happy ethnic woman sitting at table with laptop
Photo credit: Andrea Piacquadio via Pexels

Learn how to network online

Do not rely on applications alone. During one recession, I had an average of 400 applicants for one job within 24 hours of posting. I had great intentions, but I didn’t have the time or the workforce to go through every single resume. You have to get comfortable utilizing your networks both off and on LinkedIn. Search-mode is not the time nor place to be shy or to worry about what people might think. Ask your networks if they know of anyone who is hiring! This is why you need to get clear on your ideal job. The more precise you are with the job search, the better others can help you.

Get comfortable with video interviews

Video interviews are going to be a part of this new normal job search. If you are uncomfortable with the camera, practice with a friend. If you hate seeing yourself on camera, put a post-it over your picture so you won’t be distracted. DO NOT forget to double-check what’s going on behind you! Remove anything you don’t want your future employer to see and ask the family to give you privacy. Also, get dressed for the part from head to toe. You may think it’s okay to wear your pajama pants because no one will see you, but what if your kid walks into the room or your cat knocks the room divider onto your head (true story)? Be prepared.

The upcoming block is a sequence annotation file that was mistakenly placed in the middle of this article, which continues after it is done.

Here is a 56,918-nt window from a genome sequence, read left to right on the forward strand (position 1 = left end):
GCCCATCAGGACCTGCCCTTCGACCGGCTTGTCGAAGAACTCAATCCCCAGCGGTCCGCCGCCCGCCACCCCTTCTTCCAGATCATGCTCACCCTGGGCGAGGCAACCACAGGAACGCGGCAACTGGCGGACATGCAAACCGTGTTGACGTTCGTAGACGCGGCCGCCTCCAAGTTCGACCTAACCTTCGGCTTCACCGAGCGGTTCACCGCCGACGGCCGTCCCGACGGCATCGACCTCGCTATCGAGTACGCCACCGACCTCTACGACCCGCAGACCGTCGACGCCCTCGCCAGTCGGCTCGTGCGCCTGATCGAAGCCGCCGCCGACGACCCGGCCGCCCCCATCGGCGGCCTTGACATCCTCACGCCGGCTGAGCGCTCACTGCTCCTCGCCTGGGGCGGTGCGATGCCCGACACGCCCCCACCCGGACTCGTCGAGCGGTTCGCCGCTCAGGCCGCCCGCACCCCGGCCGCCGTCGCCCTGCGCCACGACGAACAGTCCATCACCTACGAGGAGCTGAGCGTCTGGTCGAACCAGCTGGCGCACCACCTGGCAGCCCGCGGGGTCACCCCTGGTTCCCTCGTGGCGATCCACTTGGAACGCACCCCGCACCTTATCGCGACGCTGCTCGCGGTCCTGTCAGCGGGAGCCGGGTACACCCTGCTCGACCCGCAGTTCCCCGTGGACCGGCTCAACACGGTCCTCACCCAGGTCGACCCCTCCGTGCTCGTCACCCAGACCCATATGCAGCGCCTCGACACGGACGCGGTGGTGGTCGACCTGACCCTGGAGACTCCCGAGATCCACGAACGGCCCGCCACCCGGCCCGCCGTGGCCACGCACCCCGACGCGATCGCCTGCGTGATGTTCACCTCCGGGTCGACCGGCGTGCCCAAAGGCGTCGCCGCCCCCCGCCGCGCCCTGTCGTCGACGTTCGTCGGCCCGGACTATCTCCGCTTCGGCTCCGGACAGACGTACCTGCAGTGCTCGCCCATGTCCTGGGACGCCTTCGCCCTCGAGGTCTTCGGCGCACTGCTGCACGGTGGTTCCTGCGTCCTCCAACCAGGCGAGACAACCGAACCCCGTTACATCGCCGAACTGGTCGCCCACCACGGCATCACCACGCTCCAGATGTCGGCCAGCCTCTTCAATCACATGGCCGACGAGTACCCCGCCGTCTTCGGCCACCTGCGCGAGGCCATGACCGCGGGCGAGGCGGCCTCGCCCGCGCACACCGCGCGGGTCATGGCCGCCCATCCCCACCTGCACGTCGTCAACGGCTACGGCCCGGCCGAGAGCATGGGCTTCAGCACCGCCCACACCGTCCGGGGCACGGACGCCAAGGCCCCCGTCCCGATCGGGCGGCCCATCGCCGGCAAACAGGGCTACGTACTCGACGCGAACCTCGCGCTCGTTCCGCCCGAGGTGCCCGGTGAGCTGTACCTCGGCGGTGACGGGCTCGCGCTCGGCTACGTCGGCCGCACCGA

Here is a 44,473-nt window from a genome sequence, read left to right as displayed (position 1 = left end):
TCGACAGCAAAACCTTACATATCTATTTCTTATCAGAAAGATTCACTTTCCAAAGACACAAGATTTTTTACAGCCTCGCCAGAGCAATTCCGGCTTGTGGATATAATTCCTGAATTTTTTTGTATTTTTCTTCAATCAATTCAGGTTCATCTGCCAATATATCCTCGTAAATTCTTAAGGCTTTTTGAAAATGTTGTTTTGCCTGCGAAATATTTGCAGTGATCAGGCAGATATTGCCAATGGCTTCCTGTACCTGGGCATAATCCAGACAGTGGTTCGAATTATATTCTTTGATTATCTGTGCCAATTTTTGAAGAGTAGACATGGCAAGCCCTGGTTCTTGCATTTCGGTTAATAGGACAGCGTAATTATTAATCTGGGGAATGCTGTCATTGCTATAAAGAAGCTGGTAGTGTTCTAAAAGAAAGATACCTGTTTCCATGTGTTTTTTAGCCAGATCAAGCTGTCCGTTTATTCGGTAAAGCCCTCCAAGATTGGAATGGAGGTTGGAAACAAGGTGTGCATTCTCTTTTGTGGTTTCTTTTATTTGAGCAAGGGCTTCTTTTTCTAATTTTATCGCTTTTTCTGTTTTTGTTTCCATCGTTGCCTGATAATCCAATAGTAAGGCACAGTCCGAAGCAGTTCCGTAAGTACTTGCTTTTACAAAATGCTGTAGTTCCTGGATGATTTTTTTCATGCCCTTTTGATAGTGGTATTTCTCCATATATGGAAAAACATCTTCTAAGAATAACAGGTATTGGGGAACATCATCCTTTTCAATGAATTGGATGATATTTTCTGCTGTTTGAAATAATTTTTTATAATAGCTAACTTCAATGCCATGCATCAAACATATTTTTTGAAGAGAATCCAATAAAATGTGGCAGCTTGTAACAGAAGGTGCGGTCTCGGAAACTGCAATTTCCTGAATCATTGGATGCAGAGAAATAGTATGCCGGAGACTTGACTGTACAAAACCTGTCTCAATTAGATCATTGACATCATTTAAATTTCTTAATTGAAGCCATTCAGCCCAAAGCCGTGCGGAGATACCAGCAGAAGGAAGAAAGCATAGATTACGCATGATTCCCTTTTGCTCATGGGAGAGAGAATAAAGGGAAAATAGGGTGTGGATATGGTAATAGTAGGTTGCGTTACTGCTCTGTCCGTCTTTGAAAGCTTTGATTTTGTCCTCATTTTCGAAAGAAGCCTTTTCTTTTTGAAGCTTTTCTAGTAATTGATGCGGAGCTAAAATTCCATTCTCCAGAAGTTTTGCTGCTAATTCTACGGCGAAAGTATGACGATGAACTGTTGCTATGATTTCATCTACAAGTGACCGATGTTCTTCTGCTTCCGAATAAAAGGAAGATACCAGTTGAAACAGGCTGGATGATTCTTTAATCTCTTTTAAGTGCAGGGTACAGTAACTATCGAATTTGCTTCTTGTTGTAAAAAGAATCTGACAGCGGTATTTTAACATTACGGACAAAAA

woman sitting on sofa while doing a video interview as part of her job search
Photo credit: Andrea Piacquadio via Pexels

Don’t forget the power of the thank you note

If you are looking for a way to stand out, you can do so by sending a short, thoughtful thank you note or email. Please make sure to include one thought or two you had during or after the interview. Also, reiterate your interest in the role. I have seen a well-thought-out note change the mind of even the most hardened hiring manager.

Always follow up

The interview timeline is never linear. If the recruiter said you would hear by Friday, and it’s now the following Monday, don’t fret. I advise my clients to take the “three strikes, and you’re out” rule. I tell them to follow up with an email about a week after the interview with two more emails expressing your interest over a period of a month. If you don’t get a response by the third email, it’s time to move on.

Don’t play the blame game

Hearing “no” several times in a row is hard to take. After all, you put so much of yourself into the search that it hurts to get a rejection. Please remember, it’s not always your fault! Without proper feedback, you may never know the real reason you didn’t get the job. So before you go into a blame spiral, be honest with yourself. Did you do everything you could? Yes? Then move on. If not, learn from your mistakes and apply what you learned to the next interview. It’s as easy as that.

Searching for a new job is challenging, even in an excellent economy!

You WILL find your next job! All you need is time, a little bit of practice, some honest reflection, and patience.